Lou Gehrig - Wikipedia
Early life. Gehrig was born in 1903 at 309 East 94th Street in the Yorkville neighborhood of Manhattan; he weighed almost 14 pounds (6.4 kg) at birth. He was the second of four children of German immigrants, Christina Foch (1881–1954) and Heinrich Gehrig (1867–1946).
Lou Gehrig Stats | Baseball-Reference.com
Salaries may not be complete (especially pre-1985) and may not include some earned bonuses
Lou Gehrig | Society for American Baseball Research
On July 4, 1939, between games of a doubleheader at Yankee Stadium, nearly 42,000 baseball fans sat quietly in the stands waiting for their team’s first baseman to address the crowd.
Lou Gehrig - The Official Licensing Website of Lou Gehrig
Welcome to the official Lou Gehrig website. Learn more about Lou Gehrig and contact us today for licensing opportunities.
Denia property, northern Costa Blanca, Spain
Your friendly Denia property expert: Enzio Gehrig & Asociados, Property Consultants, Denia, northern Costa Blanca, Spain. We sell quality real estate in Denia, Javea, La Sella, Moraira.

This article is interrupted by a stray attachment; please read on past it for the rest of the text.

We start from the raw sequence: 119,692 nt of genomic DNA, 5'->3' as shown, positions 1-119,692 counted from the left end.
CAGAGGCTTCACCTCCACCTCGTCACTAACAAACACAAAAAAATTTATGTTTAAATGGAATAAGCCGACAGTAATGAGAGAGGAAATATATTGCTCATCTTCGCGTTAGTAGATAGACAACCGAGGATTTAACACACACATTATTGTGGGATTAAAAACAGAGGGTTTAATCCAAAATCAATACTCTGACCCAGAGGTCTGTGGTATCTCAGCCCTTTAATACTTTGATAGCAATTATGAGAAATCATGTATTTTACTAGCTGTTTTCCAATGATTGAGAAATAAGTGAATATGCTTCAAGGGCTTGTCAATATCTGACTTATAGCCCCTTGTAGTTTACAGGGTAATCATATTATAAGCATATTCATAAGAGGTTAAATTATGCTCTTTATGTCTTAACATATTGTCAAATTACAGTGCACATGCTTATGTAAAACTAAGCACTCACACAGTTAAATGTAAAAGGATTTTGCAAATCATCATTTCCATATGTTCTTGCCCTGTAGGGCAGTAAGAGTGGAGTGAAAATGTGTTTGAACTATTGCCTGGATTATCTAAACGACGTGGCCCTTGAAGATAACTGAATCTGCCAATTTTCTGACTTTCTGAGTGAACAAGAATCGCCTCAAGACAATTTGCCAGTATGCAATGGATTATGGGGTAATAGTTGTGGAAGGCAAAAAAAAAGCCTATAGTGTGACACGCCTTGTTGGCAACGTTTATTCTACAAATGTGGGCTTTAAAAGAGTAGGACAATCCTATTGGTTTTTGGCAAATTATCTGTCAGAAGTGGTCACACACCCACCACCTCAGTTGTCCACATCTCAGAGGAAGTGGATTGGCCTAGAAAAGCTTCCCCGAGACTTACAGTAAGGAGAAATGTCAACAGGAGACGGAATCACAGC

Lou Gehrig - IMDb
Lou Gehrig, Actor: Rawhide. Lou Gehrig is remembered as baseball's "Iron Horse" and used to own the major league record for the 2,130 consecutive games that he played for the New York Yankees between 1925 and 1939, where he had a .340 career batting average, making him one of the greatest hitters of all time.
About ALS - The ALS Association
ALS was first found in 1869 by French neurologist Jean-Martin Charcot, but it wasn’t until 1939 that Lou Gehrig brought national and international attention to the disease.
Lou Gehrig's Death and ALS: 75 Years Later | Time
Because Gehrig went public with his diagnosis, the world watched as he sought a cure to what was already known as 'Lou Gehrig's Disease'
The ALS Association
To discover treatments and a cure for ALS, and to serve, advocate for, and empower people affected by ALS to live their lives to the fullest.
Lou Gehrig Bids Farewell to Baseball - HISTORY.com Audio
Lou Gehrig Bids Farewell to Baseball. The self-described "luckiest man on the face of the earth" says goodbye to baseball and fans on July 4, 1939, after being diagnosed with ALS.